[Editor’s Note: This is an essay from one of the finalists in our scholarship competition. I have no financial relationship with any of the finalists, except the eventual winner, who will get a big check from WCI.]
Because my parents raised me to be goal-oriented, it did not surprise me when my dad asked me to write my goals for the next ten years when I was only nine. My goals focused on helping people and protecting the environment. Most importantly, I wanted to build and to run orphanages in Africa. However, ten years later when I stepped off a plane in Zambia, Africa, I planned only to volunteer at a school for handicapped children. Although I did eventually build an orphanage, my time in Zambia made me realize that I could have a wider, more powerful impact on people in need if I would become a doctor.
I drew this conclusion early in my stay when I left my sheltered and guarded compound to experience life from the perspective of the local people. I witnessed child prostitution, malnourishment, disease, poverty and corruption; however, I also saw a beautiful and complex culture. I wanted to make a difference outside of my protected walls, so I traveled two hours to visit an AIDS hospice for the dying and terminally ill.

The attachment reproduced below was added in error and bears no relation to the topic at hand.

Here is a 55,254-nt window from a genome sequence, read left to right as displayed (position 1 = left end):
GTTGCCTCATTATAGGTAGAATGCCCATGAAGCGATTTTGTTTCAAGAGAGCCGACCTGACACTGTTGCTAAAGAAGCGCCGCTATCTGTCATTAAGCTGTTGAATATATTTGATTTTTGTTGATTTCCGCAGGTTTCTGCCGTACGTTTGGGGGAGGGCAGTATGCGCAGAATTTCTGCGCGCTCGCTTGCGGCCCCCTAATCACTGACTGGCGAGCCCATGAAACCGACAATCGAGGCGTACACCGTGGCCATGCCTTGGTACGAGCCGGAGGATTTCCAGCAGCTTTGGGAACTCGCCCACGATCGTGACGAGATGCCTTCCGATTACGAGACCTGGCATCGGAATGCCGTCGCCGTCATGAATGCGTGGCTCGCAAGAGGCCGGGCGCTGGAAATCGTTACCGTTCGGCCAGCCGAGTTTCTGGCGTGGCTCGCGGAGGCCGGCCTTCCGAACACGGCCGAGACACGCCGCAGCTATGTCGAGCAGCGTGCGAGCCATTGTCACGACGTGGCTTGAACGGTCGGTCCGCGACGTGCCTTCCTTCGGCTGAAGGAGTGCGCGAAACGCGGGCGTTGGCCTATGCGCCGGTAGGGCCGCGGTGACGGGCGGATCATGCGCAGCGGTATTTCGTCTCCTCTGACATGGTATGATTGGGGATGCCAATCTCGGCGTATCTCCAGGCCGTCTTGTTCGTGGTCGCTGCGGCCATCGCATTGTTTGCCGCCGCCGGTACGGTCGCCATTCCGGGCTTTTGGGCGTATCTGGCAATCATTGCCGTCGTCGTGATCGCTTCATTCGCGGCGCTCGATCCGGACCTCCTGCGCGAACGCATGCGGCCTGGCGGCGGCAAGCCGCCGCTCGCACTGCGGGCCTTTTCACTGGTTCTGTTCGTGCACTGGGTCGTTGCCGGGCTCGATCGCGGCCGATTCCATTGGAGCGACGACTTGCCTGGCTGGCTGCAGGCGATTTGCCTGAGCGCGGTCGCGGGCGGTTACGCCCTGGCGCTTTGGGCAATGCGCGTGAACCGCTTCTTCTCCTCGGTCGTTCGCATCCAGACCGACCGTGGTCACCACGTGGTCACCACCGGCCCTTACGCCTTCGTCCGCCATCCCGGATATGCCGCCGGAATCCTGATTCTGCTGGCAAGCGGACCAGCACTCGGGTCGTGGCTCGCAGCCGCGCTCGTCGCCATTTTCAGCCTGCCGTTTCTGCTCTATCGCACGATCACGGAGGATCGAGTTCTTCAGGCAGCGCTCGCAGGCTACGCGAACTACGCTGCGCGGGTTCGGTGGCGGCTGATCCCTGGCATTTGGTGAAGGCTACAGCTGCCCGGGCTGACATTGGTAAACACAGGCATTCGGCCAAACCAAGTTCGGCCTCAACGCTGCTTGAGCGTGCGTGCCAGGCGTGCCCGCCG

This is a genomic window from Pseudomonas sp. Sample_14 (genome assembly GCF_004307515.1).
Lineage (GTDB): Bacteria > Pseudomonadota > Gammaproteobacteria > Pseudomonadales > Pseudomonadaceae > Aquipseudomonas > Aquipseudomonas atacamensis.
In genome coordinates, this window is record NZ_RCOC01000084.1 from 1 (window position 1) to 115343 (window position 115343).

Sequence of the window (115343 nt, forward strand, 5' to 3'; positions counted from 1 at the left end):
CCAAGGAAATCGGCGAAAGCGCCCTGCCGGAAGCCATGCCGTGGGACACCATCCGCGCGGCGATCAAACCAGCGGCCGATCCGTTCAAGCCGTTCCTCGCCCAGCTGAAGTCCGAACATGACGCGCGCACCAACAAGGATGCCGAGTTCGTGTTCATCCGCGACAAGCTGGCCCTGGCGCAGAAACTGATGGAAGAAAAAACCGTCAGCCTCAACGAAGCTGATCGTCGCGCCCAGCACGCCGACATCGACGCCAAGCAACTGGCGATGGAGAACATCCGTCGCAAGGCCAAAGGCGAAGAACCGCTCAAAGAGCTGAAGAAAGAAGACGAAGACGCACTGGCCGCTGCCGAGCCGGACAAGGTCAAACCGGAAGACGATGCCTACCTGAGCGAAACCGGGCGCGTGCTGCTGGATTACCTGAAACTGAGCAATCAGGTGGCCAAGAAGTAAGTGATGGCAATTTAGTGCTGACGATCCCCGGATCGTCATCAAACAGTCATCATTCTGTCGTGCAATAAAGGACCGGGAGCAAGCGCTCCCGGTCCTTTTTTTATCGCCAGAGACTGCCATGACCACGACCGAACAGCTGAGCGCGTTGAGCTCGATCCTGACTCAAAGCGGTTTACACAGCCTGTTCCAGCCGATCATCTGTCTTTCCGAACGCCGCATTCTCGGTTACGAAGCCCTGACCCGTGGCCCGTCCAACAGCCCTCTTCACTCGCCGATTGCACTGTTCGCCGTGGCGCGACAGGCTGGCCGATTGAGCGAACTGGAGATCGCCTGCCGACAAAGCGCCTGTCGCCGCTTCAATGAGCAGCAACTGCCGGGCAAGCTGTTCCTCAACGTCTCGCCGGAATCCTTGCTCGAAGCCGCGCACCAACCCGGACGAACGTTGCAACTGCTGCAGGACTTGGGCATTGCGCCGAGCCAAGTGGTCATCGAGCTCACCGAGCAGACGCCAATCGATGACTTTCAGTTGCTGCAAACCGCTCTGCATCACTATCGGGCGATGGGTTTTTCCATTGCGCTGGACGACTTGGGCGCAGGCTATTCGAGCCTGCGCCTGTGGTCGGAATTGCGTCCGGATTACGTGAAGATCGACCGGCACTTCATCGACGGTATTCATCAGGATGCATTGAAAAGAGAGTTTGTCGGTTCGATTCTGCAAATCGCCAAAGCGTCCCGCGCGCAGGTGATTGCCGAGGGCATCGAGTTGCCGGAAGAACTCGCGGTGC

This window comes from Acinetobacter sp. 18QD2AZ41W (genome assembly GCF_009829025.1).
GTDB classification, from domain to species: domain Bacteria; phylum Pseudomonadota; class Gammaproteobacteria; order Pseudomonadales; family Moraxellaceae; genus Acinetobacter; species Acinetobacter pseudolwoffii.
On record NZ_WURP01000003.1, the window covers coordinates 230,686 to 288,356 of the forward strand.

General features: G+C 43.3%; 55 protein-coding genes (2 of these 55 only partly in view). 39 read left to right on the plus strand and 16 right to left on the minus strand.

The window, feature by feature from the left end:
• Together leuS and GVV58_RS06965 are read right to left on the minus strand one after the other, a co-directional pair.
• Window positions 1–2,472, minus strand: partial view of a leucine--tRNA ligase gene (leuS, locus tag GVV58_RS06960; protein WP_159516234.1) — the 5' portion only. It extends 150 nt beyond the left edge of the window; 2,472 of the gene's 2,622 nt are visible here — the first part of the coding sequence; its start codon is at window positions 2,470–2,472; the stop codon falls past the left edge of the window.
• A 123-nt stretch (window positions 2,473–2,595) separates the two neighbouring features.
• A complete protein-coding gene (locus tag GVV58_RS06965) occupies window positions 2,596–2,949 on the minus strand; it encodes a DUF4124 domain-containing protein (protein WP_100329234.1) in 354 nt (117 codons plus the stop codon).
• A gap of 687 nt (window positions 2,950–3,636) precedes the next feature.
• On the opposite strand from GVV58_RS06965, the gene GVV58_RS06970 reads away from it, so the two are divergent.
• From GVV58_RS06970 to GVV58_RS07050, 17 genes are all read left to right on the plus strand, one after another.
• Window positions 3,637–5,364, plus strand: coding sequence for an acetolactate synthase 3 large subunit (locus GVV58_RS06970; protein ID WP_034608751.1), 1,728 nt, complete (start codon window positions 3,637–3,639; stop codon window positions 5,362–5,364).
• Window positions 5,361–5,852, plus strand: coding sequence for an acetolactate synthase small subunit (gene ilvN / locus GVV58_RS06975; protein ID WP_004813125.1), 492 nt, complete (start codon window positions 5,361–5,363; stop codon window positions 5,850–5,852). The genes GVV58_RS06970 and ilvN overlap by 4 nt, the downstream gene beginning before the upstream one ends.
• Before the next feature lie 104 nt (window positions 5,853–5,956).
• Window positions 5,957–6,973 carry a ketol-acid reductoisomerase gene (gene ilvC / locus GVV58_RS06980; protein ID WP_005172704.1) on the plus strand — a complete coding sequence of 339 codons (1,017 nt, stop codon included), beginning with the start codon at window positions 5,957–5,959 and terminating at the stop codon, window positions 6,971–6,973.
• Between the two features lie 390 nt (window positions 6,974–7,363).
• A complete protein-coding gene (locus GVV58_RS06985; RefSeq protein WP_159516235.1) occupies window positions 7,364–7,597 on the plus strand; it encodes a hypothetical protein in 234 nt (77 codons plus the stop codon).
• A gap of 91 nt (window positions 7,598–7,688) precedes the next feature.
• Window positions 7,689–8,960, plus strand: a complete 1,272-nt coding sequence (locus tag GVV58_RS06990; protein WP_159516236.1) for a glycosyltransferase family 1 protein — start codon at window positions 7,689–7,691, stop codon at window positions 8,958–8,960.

Immediately, as I walked into the small hospice, I smelled rotting bodies and saw skeletons lying on mats screaming in pain. Although in shock and wanting to run away, I knew I had to remain calm and confident. Therefore, I spoke with the patients in what little of the local tribal language I knew. They laughed at me because they were surprised and happy to see a foreigner trying to speak their language. Unknowingly, I had distracted them, for a short time, from their pain. It was the most horrific place I had been, but I realized that this is where I needed to spend my time in Zambia. As people brought their loved ones in wheelbarrows hoping to find them a comfortable place to die, I learned never to be fazed by a person’s physical state, but to greet him or her with compassion, to bathe and feed them, and to make their last days as comfortable as possible.
During the days I wasn’t at the hospice, I worked at the local nutrition center where I met two children who had been severely physically abused. It was obvious someone had violently hit one of the girls in the head. At that time I wished I had the medical experience to help. As I followed these children through the social system, I realized that they had two choices: return to the home of their abuser or join the thousands of street children living in abject poverty. Outraged by the lack of resources for these children, a Zambian friend and I joined forces to start a foster home for abandoned, abused, and vulnerable children. We named this foster home the Vima Lupwa Home. “Lupwa” means family, and we selected this name because we didn’t want to create institutionalized orphanages, but instead create family homes, taking no more than fourteen children into each home and raising them to honor their own culture under the parenting of a loving Zambian mother and father. After returning to the states and collaborating with my college professor, Marlena Bellavia, our project became registered nonprofit organization in the U.S. and in Zambia. I returned to Zambia to hire and manage over 200 workers to build our first family home.